MTSU symposium to tackle crime via ‘Technology, Trafficking and Terrorism’
FOR RELEASE: April 6, 2012
EDITORIAL CONTACT: Forensic Institute for Research and Education, 615-898-2221 or firstname.lastname@example.org
MURFREESBORO—The 2012 Organized Crime Symposium will be held May 8-10 at MTSU in the State Farm Room of the Business and Aerospace Building.
The free event, which is open to the public, will be of particular interest to law-enforcement and community organizations that share the common goal of addressing and helping to resolve gang activity.
The theme of the symposium, sponsored by MTSU’s Forensic Institute for Research and Education, is “Technology, Trafficking and Terrorism,” and it will address the national and international pressing issues of:
• the current use of technology by law enforcement as well as organized gangs and cartels;
• human trafficking of children and women, primarily for sex, in the most rural Tennessee counties to high-volume national movement on Tennessee’s interstate system; and
• the terrorism connection from cyberterrorism to increased cartel terrorism and their effect and presence in Tennessee.
Speakers include Commissioner Bill Gibbons of the Tennessee Department of Safety and Homeland Security; members of the Tennessee Bureau of Investigation and the FBI; Michael Walker of the California Central Coast Gang Investigators Association; Sherry Holley of the Tennessee District Attorneys General Conference; Dr. Gregg Etter of the University of Central Missouri; and Amy Walters of Street GRACE, an Atlanta organization for sex-trafficking awareness and victims' assistance.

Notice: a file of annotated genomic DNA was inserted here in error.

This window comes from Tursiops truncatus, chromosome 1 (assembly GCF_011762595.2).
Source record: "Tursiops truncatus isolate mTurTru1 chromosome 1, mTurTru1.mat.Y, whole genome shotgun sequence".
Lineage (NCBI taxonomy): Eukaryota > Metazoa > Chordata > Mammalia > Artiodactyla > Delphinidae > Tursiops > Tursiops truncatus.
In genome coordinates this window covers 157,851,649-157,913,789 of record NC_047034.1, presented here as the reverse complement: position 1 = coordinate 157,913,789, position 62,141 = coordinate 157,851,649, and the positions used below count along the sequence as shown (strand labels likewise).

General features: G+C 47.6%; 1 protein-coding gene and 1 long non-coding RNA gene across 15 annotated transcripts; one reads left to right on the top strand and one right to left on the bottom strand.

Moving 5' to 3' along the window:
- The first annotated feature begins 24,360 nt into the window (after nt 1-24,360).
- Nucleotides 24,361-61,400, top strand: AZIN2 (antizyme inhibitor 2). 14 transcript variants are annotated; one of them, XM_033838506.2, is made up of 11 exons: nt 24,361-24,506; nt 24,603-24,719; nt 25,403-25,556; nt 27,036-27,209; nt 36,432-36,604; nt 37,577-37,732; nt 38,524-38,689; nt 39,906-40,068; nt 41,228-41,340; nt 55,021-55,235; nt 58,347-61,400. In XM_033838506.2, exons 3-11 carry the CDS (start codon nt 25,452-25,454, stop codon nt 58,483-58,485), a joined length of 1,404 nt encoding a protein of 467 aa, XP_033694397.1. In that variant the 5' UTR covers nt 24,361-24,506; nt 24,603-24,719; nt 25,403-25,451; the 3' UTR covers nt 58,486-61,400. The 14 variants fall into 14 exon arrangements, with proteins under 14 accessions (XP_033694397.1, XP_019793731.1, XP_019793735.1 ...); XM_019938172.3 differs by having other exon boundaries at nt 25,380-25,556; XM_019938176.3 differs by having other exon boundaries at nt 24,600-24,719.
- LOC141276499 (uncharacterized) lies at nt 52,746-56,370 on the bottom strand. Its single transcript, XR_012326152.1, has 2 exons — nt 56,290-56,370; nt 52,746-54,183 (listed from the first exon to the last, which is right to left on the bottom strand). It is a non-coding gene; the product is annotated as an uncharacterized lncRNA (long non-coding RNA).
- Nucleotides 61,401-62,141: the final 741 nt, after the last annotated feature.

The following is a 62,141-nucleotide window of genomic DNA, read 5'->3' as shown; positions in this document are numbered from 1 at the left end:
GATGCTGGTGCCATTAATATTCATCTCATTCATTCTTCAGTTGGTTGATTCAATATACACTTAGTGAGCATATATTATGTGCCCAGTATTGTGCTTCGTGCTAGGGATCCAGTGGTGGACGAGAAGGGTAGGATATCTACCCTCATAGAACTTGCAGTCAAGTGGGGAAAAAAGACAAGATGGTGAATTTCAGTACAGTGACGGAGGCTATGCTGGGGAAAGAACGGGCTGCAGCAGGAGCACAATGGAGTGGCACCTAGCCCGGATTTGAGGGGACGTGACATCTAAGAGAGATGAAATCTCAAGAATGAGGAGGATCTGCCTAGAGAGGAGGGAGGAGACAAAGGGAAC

This year’s symposium will highlight the increase and interrelationships of crimes in these areas. Attendees will be able take the information and apply it to their local department investigations, programming initiatives and services.
Organizers say the symposium will be of interest to criminal-justice, business, education and community leaders. The U.S. Department of Justice is providing scholarship support, and attendees can register to attend the entire event or one or two days.
Organizers say they’ll also host a breakout session exclusively for law-enforcement personnel on May 9, where the TBI will explain the investigation process and procedures for prosecuting human-trafficking cases. Other symposium attendees can attend a concurrent session on victims’ assistance.
To register for the conference, book a hotel room or get more information, please visit www.csimtsu.com or contact FIRE at 615-898-2221 or email@example.com.
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